Nancy Baker Cahill's Lifelines
Permanent Art Project
Lifelines by Nancy Baker Cahill is an animated, monumental, augmented reality (AR) installation of ecological imagination.
Geolocated in the Prime Desert Woodland Preserve (PDWP), a protected, historic desert in California’s Antelope Valley, Lifelines appears as three colossal Joshua trees surrounded by a ghostly murmuration of birds. Rich with wildlife and home to many species of insects, reptiles, mammals, and birds, this fragile ecosystem remains imperiled. The ongoing precarity offers an opportunity to reframe our interdependent relationship with this natural ecosystem and modes of planetary knowledge erased or ignored by the progress of modernity. The Antelope Valley, like so many other regions, bears witness to a somber past. This history subtly reminds us of the challenges and narratives that have shaped this land over the years. Human appetites for exponential growth and advancement have caused enormous harm: ecological, historical, and cultural.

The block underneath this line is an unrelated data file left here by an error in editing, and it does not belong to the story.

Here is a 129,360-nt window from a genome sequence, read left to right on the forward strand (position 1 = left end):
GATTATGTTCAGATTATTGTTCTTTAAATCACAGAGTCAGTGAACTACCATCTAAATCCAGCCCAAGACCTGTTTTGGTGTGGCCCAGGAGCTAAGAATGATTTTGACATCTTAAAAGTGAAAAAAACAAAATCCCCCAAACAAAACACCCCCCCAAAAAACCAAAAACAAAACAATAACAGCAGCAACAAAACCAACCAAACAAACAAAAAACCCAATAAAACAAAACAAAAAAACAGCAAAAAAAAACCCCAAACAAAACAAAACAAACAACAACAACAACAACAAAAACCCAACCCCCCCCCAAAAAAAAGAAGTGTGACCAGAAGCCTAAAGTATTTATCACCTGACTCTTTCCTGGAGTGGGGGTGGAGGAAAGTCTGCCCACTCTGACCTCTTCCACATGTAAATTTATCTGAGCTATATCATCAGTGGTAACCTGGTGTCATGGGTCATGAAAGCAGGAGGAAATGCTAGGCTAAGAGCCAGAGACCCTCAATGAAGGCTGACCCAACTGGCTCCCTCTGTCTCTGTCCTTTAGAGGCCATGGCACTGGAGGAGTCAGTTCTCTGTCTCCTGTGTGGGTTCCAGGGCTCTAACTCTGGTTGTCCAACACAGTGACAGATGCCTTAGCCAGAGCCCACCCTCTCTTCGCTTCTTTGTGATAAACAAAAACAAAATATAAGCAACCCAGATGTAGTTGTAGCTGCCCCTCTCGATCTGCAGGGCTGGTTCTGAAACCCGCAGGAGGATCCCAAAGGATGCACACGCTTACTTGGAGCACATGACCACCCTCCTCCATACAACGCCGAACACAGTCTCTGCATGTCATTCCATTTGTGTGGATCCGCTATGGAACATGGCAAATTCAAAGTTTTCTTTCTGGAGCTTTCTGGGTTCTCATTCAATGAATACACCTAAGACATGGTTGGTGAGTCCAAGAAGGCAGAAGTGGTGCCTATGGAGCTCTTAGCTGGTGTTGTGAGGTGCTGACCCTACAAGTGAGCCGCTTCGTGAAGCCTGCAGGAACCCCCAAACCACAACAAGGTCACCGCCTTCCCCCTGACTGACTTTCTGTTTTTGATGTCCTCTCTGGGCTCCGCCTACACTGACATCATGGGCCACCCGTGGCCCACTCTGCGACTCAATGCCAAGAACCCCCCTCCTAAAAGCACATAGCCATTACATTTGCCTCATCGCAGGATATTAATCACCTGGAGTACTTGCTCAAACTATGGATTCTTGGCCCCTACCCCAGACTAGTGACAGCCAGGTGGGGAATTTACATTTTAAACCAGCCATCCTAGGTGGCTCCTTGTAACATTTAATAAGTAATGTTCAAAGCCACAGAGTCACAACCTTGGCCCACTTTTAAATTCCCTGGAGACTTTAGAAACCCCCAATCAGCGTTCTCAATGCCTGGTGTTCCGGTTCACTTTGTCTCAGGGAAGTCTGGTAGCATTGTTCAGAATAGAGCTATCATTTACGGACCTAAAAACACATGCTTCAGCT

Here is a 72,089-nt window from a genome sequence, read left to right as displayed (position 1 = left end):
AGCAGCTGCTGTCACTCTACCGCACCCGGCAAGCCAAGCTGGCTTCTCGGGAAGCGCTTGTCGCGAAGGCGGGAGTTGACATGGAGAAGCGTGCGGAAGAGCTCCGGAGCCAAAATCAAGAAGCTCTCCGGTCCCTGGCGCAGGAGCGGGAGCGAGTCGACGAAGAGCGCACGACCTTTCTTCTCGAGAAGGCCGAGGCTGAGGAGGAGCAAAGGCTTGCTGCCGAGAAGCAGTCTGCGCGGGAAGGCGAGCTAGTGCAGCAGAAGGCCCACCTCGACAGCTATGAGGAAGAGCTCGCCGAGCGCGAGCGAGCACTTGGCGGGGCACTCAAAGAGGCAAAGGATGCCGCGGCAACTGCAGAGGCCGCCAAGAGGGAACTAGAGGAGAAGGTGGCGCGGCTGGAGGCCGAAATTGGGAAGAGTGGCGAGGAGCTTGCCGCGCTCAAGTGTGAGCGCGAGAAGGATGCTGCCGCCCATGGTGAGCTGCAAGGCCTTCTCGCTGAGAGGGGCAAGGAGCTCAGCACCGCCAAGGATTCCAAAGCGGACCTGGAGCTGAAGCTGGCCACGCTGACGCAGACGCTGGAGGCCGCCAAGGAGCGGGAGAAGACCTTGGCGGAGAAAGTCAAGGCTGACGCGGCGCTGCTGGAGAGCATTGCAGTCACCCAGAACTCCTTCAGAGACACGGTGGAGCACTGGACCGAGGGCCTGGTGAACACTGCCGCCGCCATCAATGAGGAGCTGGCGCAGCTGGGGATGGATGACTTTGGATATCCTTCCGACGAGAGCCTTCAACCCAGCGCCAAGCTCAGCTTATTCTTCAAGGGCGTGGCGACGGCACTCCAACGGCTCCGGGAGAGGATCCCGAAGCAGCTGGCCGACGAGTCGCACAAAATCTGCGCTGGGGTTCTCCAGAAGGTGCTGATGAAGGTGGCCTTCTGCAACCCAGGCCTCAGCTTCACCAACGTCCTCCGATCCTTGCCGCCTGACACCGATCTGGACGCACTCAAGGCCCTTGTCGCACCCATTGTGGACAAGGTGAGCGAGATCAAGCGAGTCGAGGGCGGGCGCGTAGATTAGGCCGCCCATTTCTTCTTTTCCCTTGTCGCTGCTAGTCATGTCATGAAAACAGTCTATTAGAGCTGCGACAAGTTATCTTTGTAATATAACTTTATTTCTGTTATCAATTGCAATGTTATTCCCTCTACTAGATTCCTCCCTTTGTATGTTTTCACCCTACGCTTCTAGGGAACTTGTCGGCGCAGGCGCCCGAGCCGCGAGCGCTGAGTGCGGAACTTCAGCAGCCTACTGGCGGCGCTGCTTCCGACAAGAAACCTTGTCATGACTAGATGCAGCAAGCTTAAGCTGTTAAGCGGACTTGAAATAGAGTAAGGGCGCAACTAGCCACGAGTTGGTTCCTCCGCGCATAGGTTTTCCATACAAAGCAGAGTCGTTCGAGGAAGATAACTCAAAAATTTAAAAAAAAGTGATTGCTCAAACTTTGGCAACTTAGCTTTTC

Lifelines underscores the majesty of Joshua trees in the form of towering, breathing trees that rhythmically expand and contract. They have been rendered digitally with glowing interiors, glimpsed with each exhale, to imply a mythic grandeur. By scaling the trees to colossal proportions, Baker Cahill challenges human exceptionalism. AR as a medium allows viewers to re-embed the human experience in nature without harming local flora and fauna, and to embrace new modes of perceiving. Unlike other forms of land art, AR is distinct in its ability to be both present and absent, to reveal what otherwise goes unseen, unheard, and unimagined.
An elegiac melody, which weaves together five native bird songs, ambient desert sounds, and breathing, plays throughout the experience—at once celebratory, melancholy, and resilient. Bird songs are essential to Lifelines not just because of the plurality of songs heard today, but because of the traditional “Bird Songs” of the region’s First Peoples, social and funeral songs that tell migration stories, shared memories, and histories. To move through the PDWP is to encounter its enduring planetary intelligence, above and below ground. It offers a rare glimpse into how a protected desert ecosystem might thrive when treated with care and respect. Lifelines invites new considerations for its troubled past, imperiled present, and modes of inherited knowledge, which present the possibility of regenerative futures here and beyond.
Nancy Baker Cahill
Soundscape by Anna Luisa Petrisko
Production by Shaking Earth Digital